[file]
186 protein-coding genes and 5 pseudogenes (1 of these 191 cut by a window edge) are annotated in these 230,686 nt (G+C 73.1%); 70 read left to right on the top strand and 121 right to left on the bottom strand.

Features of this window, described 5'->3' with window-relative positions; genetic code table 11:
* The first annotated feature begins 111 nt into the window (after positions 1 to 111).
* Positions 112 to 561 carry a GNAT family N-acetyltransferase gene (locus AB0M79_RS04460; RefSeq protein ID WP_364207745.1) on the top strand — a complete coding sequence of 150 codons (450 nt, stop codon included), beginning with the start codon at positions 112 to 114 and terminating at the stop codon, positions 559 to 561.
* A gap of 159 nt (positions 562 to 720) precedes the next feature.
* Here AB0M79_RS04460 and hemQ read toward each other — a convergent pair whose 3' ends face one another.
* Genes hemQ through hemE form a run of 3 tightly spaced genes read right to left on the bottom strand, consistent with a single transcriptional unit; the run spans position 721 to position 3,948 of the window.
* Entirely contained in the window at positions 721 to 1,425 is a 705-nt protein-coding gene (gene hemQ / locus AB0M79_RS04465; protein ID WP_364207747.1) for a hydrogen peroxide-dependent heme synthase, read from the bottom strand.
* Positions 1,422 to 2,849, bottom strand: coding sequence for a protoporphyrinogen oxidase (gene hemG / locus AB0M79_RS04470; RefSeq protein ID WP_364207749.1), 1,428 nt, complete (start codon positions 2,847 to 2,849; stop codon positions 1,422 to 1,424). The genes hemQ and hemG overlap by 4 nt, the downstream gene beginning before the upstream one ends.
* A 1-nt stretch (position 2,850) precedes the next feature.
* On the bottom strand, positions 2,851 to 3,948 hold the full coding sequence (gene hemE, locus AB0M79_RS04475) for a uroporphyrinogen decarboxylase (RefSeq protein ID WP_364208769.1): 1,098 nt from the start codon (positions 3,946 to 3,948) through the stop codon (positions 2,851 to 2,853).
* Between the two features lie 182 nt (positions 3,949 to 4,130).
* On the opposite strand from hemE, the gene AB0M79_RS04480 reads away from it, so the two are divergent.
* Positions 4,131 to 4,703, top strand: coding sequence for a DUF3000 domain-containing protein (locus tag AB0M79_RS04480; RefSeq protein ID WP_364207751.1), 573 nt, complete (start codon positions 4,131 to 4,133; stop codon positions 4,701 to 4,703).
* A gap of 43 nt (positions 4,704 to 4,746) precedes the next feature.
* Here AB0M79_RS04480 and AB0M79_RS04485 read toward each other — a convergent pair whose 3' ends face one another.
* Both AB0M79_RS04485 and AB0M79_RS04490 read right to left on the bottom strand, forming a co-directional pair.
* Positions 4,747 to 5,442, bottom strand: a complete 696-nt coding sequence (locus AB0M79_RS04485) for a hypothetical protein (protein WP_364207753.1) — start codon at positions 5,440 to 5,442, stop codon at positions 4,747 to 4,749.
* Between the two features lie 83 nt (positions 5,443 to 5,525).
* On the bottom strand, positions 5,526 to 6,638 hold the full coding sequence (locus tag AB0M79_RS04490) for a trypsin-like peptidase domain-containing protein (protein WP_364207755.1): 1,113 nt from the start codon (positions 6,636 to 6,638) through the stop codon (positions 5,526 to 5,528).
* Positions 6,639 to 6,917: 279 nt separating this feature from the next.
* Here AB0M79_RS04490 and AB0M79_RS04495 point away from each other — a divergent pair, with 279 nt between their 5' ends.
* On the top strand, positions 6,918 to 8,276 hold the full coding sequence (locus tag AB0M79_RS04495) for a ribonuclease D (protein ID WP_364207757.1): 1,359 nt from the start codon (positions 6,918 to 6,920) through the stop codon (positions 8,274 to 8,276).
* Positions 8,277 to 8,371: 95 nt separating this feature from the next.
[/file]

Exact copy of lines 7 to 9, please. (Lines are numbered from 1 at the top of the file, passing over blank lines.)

* Genes hemQ through hemE form a run of 3 tightly spaced genes read right to left on the bottom strand, consistent with a single transcriptional unit; the run spans position 721 to position 3,948 of the window.
* Entirely contained in the window at positions 721 to 1,425 is a 705-nt protein-coding gene (gene hemQ / locus AB0M79_RS04465; protein ID WP_364207747.1) for a hydrogen peroxide-dependent heme synthase, read from the bottom strand.
* Positions 1,422 to 2,849, bottom strand: coding sequence for a protoporphyrinogen oxidase (gene hemG / locus AB0M79_RS04470; RefSeq protein ID WP_364207749.1), 1,428 nt, complete (start codon positions 2,847 to 2,849; stop codon positions 1,422 to 1,424). The genes hemQ and hemG overlap by 4 nt, the downstream gene beginning before the upstream one ends.